Why is it officially reserved for Queen Elizabeth II to open the House in the Lower House or to send Parliament to the forced break – and why the British Parliament can not do anything about it.
Every year, the British monarch personally inaugurates the new session of the British Parliament at Westminster, the "Most Gracious Speech of His Majesty", as it is called at the time. This Speech from the Throne is scheduled for October 14. In essence, it is a series of bills that the UK government concerned intends to submit to Parliament for approval at the next session. The king reads it in the presence of all the members of the Upper House and the Lower House, as well as other dignitaries in the House of Lords. The speech is presented to the Queen by the Prime Minister; it has no direct influence on its content.
The present ceremonies of the Queen's speech were introduced in 1852, when the Royal Grenadiers settled in front of Buckingham Palace shortly before eleven o'clock in the morning. From Hyde Park Corner, the regiment of guards approaches the cavalry of the house that accompanies the transportation of the respective monarch to the Palace of Westminster at eleven o'clock. He enters through the entrance of the ruler in the Victoria tower. Black Rod, House of Lords envoy, quotes members of the House of Lords to the House of Lords for the Speech from the Throne.
The current session is the longest since the civil war
Elizabeth II does this almost every year since her coronation in 1953, except in 1959 and 1963, when she was pregnant. In 2011 and 2018, the government rejected the speech. As a rule, she wears a crown, the crown of the imperial state; However, after the early elections of 1974 and 2017, she preferred a hat. Until 2016, she was accompanied by her husband, the Duke of Edinburgh. Since he retired from public life, Prince Philip is represented by Prince Charles, his son and heir to the throne.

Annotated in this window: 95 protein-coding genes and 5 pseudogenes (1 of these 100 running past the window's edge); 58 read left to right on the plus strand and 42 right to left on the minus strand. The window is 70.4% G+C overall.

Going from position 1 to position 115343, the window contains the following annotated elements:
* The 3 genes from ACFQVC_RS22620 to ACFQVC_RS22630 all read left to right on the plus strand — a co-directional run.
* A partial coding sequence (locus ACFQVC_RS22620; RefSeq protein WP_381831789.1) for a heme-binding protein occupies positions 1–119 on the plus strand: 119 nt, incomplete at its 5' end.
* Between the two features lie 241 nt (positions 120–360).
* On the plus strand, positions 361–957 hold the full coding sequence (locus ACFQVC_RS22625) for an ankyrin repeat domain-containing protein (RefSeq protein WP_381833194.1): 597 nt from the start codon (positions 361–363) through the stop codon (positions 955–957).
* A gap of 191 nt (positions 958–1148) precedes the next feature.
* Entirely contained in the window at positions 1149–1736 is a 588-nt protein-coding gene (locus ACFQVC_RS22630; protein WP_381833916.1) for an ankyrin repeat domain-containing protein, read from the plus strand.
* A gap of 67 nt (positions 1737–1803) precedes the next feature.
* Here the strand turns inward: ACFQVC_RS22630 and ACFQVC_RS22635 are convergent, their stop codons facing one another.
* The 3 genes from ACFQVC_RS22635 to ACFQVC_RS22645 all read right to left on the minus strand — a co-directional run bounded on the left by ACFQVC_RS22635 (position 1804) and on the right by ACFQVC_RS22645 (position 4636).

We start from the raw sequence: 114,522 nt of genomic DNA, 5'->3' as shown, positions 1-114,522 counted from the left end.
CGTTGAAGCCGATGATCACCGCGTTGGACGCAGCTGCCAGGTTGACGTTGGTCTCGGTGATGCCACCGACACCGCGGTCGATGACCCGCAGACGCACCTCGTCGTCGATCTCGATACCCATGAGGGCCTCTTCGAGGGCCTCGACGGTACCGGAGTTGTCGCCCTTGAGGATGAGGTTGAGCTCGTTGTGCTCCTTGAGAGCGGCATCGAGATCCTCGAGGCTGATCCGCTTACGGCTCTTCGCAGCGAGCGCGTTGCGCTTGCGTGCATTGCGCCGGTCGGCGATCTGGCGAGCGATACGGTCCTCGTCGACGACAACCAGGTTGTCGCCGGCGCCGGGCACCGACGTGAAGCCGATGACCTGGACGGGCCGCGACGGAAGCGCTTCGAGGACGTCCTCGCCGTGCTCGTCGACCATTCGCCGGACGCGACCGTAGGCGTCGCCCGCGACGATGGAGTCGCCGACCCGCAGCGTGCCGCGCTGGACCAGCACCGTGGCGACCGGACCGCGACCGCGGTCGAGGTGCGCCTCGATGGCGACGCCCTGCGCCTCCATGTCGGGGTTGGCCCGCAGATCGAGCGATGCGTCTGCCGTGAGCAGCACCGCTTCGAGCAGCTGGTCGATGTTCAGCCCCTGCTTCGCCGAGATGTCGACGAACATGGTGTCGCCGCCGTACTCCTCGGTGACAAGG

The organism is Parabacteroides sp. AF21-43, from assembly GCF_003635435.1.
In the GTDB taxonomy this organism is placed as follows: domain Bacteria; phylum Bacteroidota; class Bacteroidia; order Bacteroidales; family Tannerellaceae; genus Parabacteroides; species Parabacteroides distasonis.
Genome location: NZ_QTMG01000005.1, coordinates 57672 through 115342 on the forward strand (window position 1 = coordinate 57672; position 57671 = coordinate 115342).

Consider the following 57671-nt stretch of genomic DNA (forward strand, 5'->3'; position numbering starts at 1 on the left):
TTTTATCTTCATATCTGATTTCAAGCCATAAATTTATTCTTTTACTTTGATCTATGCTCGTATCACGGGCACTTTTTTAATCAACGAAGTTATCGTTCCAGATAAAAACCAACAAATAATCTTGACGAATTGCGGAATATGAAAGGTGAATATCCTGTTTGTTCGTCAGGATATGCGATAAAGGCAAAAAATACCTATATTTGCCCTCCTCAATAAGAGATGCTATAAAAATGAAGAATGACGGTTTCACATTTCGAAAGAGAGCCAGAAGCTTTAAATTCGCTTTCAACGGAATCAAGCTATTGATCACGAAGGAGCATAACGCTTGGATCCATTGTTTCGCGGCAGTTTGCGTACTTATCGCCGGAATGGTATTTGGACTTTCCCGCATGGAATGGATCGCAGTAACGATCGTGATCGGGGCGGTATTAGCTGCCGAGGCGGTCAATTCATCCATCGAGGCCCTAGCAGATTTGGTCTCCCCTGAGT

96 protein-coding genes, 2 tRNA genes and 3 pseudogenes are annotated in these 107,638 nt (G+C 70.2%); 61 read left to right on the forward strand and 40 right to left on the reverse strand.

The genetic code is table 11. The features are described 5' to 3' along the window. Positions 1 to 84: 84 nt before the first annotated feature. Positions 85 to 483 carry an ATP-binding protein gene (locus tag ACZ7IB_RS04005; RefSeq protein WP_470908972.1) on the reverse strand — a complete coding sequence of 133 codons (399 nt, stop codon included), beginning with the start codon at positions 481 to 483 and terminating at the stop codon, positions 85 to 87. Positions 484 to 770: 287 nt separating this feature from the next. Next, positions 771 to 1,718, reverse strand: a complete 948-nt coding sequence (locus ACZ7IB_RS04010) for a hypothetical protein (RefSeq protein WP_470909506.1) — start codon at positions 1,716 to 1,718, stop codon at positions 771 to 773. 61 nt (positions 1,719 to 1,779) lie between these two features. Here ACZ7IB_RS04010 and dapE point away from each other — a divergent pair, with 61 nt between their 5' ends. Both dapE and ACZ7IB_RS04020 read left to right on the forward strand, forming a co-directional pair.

The current parliamentary session began on June 13, 2017, the longest since the English Civil War from 1642 to 1651. Each session begins with a speech by the Queen and ends with the "prorogation", a brief break from the session . Meanwhile, all stores will be closed. Although MPs retain their seats and ministers retain their posts, there is no debate or vote. This distinguishes the prorogation of the dissolution of parliament. Then all the members have to leave their seats, there are new elections.
What makes the session break announced by Prime Minister Boris Johnson unusual, is its duration. Usually, it covers a few days in April or May. Johnson is turning a transition phase into a mandatory break of more than a month, between the scheduled postponement date of September 10th and the opening speech of October 14th. Meanwhile, Parliament would be unable to act. The Queen must give permission to do so, because the adjournment is part of the "Royal Prerogative" (Royal Privilege), the executive power of the Crown. Theoretically, Elizabeth II could have rejected the request of her prime minister. During her 67-year reign, however, the Queen has never intervened so heavily in the political events of the day.